Beginning Saturday morning the Patten Free Library in Bath will host the 16th annual Town History Series. Over the next five Saturdays representatives from five towns within Sagadahoc County will tell historical stories from each town. Times Record file photo

BATH — The Patten Free Library in Bath will kick off its 16th annual Town History Series Saturday morning by diving into the story of Arrowsic’s working waterfront.

The series spans five Saturdays with each session covering a different historical topic related to five towns in Sagadahoc County: Arrowsic, Woolwich, West Bath, Georgetown and Bath.

Topics range from how locations in West Bath got their names to stories of Bath’s many ship-owning families and their public personas.

The first session is this Saturday at 10:30 a.m. in the library’s Community Room. The presentations also will be shown on local access television.

Matthew Caras of Arrowic, a former history and archeology teacher, will talk about Arrowsic’s working waterfront and its importance to the town’s economy. Throughout history, Arrowsic’s waterfront was used for commercial fishing, which provided food for its residents and fueled local commerce.

“The people who attend are people who want to be there and are interested in the subject matter,” said Caras. “They know the landmarks and the land (in each town). … They’re eager to learn more about what’s in their own backyards.”


Peter Goodwin, assistant in the library’s Sagadahoc History and Genealogy Room, launched the series in 2005 as a way to connect each town with its history.

“In every town, there’s an interest in their town’s history,” said Goodwin. “In terms of the whole community, this is an opportunity for every town that supports the library to learn more about who they are, historically speaking.”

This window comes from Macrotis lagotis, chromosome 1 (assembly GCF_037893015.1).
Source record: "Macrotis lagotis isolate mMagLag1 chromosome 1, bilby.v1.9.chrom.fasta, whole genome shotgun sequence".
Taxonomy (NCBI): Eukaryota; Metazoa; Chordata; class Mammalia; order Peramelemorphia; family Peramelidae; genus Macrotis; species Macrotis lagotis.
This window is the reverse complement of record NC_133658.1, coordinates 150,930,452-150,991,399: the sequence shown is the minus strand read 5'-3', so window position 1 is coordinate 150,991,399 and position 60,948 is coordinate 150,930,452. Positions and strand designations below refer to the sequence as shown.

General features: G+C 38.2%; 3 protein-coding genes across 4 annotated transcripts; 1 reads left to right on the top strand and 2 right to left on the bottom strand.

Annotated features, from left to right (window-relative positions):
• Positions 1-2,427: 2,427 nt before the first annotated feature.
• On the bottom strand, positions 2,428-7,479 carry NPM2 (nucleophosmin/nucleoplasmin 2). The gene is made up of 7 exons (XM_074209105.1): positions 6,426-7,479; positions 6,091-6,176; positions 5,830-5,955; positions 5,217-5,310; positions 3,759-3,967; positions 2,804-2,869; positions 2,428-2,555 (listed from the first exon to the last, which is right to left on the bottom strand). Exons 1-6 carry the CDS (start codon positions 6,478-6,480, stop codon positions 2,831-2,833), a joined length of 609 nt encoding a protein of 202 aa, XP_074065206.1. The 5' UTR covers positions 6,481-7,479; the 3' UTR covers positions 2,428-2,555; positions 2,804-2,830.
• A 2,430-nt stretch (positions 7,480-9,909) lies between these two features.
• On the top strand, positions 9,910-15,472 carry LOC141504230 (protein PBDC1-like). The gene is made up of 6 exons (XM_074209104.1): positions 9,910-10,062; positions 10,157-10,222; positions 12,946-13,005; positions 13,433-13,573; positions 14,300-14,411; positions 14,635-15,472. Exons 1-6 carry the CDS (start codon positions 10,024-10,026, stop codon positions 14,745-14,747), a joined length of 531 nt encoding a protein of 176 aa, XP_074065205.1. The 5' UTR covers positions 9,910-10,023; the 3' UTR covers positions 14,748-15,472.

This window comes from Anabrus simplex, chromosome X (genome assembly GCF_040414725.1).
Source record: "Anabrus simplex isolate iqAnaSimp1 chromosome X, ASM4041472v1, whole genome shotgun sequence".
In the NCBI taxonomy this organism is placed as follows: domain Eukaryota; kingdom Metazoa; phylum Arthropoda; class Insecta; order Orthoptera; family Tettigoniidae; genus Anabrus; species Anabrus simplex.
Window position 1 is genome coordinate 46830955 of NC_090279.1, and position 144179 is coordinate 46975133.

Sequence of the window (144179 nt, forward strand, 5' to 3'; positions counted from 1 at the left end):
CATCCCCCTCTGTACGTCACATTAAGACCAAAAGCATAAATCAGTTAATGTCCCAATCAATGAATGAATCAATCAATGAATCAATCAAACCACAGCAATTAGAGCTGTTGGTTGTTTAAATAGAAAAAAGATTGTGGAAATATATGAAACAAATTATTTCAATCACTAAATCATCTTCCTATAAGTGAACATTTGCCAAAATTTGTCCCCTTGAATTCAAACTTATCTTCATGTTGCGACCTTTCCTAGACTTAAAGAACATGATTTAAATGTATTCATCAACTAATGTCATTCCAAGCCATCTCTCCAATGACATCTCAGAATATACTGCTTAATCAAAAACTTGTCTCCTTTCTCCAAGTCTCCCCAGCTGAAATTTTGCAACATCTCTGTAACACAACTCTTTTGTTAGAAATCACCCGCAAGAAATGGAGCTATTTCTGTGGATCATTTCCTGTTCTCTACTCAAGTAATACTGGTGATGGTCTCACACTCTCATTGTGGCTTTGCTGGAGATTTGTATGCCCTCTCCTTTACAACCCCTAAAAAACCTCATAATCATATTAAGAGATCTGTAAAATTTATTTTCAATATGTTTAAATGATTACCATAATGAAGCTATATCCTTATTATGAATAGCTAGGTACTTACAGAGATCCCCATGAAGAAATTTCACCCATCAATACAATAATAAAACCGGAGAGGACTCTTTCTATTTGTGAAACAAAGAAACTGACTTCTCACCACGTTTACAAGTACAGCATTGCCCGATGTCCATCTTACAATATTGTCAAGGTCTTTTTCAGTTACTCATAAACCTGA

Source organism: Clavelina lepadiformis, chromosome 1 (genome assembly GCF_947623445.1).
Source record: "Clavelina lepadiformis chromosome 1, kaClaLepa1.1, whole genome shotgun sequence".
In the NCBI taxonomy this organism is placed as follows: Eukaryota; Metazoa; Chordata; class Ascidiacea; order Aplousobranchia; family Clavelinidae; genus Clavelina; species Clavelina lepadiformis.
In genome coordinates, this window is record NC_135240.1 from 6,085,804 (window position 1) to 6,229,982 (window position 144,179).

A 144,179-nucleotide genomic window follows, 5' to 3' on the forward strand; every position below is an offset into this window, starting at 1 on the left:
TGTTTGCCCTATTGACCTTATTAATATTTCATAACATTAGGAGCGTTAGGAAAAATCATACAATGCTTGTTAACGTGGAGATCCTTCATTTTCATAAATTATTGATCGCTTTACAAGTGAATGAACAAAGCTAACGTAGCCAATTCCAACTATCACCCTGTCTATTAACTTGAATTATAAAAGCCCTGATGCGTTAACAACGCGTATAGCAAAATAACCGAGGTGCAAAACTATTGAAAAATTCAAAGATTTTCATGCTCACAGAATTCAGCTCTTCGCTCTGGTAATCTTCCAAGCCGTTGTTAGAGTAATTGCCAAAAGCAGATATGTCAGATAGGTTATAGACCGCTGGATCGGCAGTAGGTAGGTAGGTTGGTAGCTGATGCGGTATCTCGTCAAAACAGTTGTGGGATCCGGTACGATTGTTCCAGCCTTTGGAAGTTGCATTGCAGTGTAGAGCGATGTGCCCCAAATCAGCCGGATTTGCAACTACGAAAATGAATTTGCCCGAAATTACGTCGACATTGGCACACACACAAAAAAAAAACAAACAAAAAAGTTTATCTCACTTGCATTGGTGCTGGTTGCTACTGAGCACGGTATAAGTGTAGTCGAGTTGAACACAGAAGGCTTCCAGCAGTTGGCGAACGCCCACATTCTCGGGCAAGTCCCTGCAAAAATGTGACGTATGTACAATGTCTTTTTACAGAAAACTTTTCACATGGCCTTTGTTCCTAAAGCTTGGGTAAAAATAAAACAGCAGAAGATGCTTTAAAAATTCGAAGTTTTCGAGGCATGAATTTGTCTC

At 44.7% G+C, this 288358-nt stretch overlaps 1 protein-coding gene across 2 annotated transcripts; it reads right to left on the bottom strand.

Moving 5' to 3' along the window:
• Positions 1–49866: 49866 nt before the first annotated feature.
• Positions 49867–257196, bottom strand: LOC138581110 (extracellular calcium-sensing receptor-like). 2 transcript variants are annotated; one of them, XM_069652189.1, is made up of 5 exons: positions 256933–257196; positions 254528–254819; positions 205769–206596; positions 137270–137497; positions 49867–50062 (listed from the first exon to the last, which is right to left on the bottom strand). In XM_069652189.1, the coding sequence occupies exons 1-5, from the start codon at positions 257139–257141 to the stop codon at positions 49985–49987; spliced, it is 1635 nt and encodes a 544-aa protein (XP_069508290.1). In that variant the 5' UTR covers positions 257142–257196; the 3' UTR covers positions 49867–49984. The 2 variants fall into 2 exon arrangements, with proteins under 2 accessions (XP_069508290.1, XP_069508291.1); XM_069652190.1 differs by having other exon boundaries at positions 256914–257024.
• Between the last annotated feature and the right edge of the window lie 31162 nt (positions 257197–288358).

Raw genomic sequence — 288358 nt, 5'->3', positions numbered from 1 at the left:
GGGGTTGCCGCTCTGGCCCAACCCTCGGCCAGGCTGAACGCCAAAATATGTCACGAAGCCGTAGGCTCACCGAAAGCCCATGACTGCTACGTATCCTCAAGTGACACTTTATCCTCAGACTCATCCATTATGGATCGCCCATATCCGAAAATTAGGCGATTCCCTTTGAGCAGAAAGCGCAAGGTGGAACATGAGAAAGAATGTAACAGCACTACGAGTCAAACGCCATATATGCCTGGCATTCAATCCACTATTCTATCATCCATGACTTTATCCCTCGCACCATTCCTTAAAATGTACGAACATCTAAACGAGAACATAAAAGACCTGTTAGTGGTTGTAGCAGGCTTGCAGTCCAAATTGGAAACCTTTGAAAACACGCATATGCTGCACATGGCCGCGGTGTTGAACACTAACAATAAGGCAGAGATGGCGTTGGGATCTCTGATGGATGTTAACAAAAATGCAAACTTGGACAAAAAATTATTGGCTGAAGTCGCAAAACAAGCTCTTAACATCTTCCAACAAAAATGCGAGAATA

Each town’s historical society chooses a topic and speaker.

During the next session on Jan. 25, Rob Stevens will recount Benedict Arnold’s 350-mile trip up the Kennebec River, across the Canadian border and into Quebec City in 1775. Soldiers from Woolwich participated in that expedition. In 2017 Stevens, followed the trail of the Arnold Expedition, which sought to capture Quebec City from the British by sending 1,100 men up the Kennebec River and into Canada in a surprise attack.

On average, each session has an audience of about 75, which Goodwin said he never expected.

“When I did the first (presentation) I didn’t reserve the library’s Community Room…I thought we could gather in the History Room,” said Goodwin. “I thought we’d get 10 or 15 people, but when 50 to 60 people showed up, I quickly had to move them into the Community Room.”

Goodwin said he plans to retire soon but wants the history series to continue and is willing to help someone organize future sessions.

“It’s an important offering because it keeps local history alive in the library,” said Goodwin.

This year’s schedule:
–Jan. 18, Arrowsic: Matthew Caras, “Arrowsic’s Intertidal Zone: a Historical Perspective”
–Jan. 25, Woolwich: Rob Stevens, “Woolwich Soldiers and the 1775 Benedict Arnold Expedition to Quebec”
–Feb. 1, West Bath: Don Bruce, “What’s in a Name? A Historical Perspective on Place Names in West Bath”
–Feb. 8, Georgetown: “Captain Stin Davis in his own Words”
–Feb. 15, Bath: Chris Timm, “Bath’s Ship-Owning Princes”

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